What type of telescope is best for beginners? Can I use my camera to take photographs through a telescope? How good are the new computerized telescope mounts? What charts, books, software and other references do I need? These questions are asked time and again by enthusiastic new amateurs as they take up recreational astronomy.
But accurate, objective and up-to-date information can be hard to find. Throughout the 1990s, the first edition of The Backyard Astronomer's Guide established itself as the indispensable reference to the equipment and techniques used by the modern recreational stargazer. Now, authors Terence Dickinson and Alan Dyer have produced an expanded and completely updated edition that again sets the standard for accessible and reliable information on one of the world's most popular hobbies.
Dickinson and Dyer -- both full-time astronomy writers -- bring decades of experience to their task. They explain why telescopes often perform much differently from what the novice expects. They recommend the accessories that will enhance the observing experience and advise what not to buy until you become more familiar with your equipment. They name brands and sources and compare value so that you can be armed with the latest practical information when deciding on your next purchase. Sections on astrophotography, daytime and twilight observing, binocular observing and planetary and deep-sky observing round out this comprehensive guide to personal exploration of the universe. Dickinson and Dyer's elegant yet straightforward approach to a complex subject makes this book an invaluable resource for astronomers throughout North America.
With more than 500 color photographs and illustrations, The Backyard Astronomer's Guide is also one of the most beautiful -- and user-friendly -- astronomy books ever produced.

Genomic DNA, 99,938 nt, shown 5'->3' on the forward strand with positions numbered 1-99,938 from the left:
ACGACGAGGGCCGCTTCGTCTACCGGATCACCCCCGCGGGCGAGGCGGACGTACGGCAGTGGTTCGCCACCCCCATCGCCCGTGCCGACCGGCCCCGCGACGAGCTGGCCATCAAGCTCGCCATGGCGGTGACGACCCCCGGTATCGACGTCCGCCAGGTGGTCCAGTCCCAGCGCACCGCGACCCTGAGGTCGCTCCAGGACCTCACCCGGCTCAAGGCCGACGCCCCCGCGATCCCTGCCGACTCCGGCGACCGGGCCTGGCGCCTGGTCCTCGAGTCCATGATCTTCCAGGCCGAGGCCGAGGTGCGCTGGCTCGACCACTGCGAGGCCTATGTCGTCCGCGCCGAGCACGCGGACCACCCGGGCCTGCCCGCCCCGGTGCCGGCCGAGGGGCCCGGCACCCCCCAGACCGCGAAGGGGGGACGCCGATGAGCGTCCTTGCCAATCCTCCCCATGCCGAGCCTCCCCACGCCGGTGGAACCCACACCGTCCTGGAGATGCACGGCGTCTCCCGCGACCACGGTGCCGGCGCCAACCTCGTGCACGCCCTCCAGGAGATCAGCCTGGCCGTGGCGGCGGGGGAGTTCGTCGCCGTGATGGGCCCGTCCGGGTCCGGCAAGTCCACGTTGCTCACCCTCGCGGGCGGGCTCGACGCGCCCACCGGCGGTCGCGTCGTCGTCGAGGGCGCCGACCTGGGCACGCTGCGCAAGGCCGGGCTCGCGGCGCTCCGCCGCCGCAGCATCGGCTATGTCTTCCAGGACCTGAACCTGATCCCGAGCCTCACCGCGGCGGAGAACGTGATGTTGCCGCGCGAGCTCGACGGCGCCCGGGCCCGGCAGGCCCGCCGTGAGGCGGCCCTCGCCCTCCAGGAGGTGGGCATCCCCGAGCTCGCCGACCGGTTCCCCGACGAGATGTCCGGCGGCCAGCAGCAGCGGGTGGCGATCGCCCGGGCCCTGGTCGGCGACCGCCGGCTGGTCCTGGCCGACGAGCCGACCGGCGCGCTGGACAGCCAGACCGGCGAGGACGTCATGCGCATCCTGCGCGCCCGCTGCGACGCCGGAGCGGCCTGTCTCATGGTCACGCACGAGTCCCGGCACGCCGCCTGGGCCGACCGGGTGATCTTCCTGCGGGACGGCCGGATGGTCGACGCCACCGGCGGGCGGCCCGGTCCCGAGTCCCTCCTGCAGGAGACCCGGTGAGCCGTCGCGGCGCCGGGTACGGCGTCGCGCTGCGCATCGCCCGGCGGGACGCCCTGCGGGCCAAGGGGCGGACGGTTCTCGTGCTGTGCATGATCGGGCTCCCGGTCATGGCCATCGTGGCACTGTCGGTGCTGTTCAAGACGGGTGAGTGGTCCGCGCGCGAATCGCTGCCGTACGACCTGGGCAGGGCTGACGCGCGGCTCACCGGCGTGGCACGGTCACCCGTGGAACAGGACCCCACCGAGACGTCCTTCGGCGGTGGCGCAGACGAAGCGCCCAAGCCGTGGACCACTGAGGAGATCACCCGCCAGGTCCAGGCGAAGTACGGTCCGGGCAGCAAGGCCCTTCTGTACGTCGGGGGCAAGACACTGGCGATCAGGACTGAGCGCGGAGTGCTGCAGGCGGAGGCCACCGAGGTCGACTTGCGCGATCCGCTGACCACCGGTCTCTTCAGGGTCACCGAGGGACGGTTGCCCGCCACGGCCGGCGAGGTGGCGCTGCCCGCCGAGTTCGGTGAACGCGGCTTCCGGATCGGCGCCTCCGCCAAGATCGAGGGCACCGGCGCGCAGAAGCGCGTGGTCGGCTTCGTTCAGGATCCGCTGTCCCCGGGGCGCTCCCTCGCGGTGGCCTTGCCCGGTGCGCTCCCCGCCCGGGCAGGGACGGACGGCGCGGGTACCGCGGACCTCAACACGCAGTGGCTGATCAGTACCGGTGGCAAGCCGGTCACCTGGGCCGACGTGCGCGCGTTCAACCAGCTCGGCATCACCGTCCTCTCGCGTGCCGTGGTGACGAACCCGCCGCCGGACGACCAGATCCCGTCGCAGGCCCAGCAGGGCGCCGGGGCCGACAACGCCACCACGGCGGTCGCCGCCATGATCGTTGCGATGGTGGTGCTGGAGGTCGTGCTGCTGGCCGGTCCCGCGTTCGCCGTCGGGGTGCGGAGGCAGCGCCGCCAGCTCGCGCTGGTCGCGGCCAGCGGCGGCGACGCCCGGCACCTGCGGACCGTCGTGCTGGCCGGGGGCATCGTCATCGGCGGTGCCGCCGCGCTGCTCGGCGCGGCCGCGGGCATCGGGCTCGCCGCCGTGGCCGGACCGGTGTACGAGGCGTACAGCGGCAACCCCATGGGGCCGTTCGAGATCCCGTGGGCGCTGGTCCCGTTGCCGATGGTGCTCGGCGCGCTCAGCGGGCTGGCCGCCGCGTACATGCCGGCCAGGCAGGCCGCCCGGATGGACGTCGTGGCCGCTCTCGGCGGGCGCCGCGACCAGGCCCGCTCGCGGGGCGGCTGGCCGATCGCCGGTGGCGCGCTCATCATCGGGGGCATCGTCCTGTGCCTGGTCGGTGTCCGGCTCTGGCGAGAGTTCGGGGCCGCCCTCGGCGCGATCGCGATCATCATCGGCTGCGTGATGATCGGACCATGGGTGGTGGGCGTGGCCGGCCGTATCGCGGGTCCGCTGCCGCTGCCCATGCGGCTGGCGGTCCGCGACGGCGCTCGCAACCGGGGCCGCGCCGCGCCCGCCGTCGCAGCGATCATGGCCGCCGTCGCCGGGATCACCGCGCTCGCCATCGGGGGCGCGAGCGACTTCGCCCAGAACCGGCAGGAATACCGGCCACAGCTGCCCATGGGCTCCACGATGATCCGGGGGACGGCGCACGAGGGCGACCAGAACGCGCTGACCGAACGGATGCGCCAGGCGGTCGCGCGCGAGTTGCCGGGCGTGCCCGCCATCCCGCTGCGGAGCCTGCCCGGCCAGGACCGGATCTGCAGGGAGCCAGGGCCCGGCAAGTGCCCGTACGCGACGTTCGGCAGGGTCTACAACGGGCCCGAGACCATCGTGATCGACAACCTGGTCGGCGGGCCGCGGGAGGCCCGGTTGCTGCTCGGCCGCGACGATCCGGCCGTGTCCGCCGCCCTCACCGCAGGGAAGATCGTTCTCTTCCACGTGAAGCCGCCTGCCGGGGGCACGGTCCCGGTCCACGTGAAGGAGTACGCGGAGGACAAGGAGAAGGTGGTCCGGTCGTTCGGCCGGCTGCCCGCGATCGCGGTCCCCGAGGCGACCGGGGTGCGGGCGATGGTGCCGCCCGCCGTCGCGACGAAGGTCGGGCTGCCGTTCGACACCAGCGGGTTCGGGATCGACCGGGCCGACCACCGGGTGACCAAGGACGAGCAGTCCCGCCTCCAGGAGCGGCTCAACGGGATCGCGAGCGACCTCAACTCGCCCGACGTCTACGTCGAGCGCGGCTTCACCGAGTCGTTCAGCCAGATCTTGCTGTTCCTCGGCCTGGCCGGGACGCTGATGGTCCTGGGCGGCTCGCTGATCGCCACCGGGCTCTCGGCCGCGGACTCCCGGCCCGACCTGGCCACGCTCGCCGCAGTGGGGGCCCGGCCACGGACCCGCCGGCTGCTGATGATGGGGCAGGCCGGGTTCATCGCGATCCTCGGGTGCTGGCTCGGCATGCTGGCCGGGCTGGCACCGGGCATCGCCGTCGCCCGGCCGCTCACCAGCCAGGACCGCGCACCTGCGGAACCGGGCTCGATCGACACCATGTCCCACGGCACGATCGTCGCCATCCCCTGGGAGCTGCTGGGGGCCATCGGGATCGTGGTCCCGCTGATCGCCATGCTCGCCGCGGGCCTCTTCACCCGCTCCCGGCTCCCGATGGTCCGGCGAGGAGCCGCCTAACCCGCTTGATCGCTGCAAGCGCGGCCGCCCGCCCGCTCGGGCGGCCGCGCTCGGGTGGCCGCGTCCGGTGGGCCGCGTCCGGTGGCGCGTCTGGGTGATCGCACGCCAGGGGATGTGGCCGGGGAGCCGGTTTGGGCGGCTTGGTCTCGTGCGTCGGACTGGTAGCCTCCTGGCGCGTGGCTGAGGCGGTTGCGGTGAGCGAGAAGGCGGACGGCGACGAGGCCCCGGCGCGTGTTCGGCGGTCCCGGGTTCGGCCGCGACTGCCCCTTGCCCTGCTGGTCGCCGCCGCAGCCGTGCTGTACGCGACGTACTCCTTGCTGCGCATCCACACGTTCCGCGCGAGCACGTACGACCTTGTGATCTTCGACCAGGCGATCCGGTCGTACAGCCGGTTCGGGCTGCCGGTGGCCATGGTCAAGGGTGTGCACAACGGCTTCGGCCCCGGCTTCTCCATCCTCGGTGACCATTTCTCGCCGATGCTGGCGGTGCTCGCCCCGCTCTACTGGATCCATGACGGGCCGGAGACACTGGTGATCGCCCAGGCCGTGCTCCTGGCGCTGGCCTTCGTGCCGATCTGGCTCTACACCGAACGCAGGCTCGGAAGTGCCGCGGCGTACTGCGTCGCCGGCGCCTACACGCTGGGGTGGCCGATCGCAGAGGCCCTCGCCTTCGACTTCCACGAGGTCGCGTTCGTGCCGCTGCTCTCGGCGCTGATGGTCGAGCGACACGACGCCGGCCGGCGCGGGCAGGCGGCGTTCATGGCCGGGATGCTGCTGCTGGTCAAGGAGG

Terence Dickinson is the author of the best-selling guidebook NightWatch and 13 other books, among them The Universe and Beyond, Splendors of the Universe, Summer Stargazing and Exploring the Night Sky. He is also editor of the Canadian astronomy magazine SkyNews and is an astronomy commentator for Discovery Channel Canada.
Alan Dyer is program producer at the Calgary Science Centre Planetarium and a contributing editor to Sky & Telescope magazine. He is widely regarded as an authority on commercial telescopes, and his evaluations of astronomical equipment appear regularly in major North American astronomy magazines.
Chapter One: Amateur Astronomy Comes of Age
There is something deeply compelling about the starry night sky. Those fragile flickering points of light in the blackness beckon to the inquisitive mind. So it was in antiquity, and so it remains today.
But only in the past decade have large numbers of people decided to delve into stargazing -- recreational astronomy -- as a leisure activity. Today, more than half a million people in North America call themselves amateur astronomers.
The magic moment when you know you're hooked usually comes with your eye at a telescope eyepiece. It often takes just one exposure to Saturn's stunningly alien, yet serenely beautiful ring system or a steady view of an ancient lunar crater frozen in time on the edge of a rumpled, airless plain.
Naturalists of the Night
American 19th-century poet and essayist Ralph Waldo Emerson once wrote: "The man on the street does not know a star in the sky." Of course, he was right then and now. Well, almost. In recent years, a growing number of people want to become acquainted with the stars. Sales of astronomy books, telescopes and astronomy software have reached all-time highs. More people than ever before are enrolling in the astronomy courses offered by colleges, universities and planetariums. Summer weekend gatherings of astronomy enthusiasts for telescope viewing and informative talks (known among the participants as "star parties") now attract thousands of fans. There is no mistaking the signals: Astronomy has come of age as a mainstream interest and recreational activity.
Not coincidentally, the growth of interest in astronomy has paralleled the rise in our awareness of the environment. The realization that we live on a planet with finite resources and dwindling access to wilderness areas has generated a sharp increase in activities which involve observing and appreciating nature: birding, nature walks, hiking, scenic drives, camping and nature photography. Recreational astronomy is in this category too. Amateur astronomers are naturalists of the night, captivated by the mystique of the vast universe that is accessible only under a dark sky.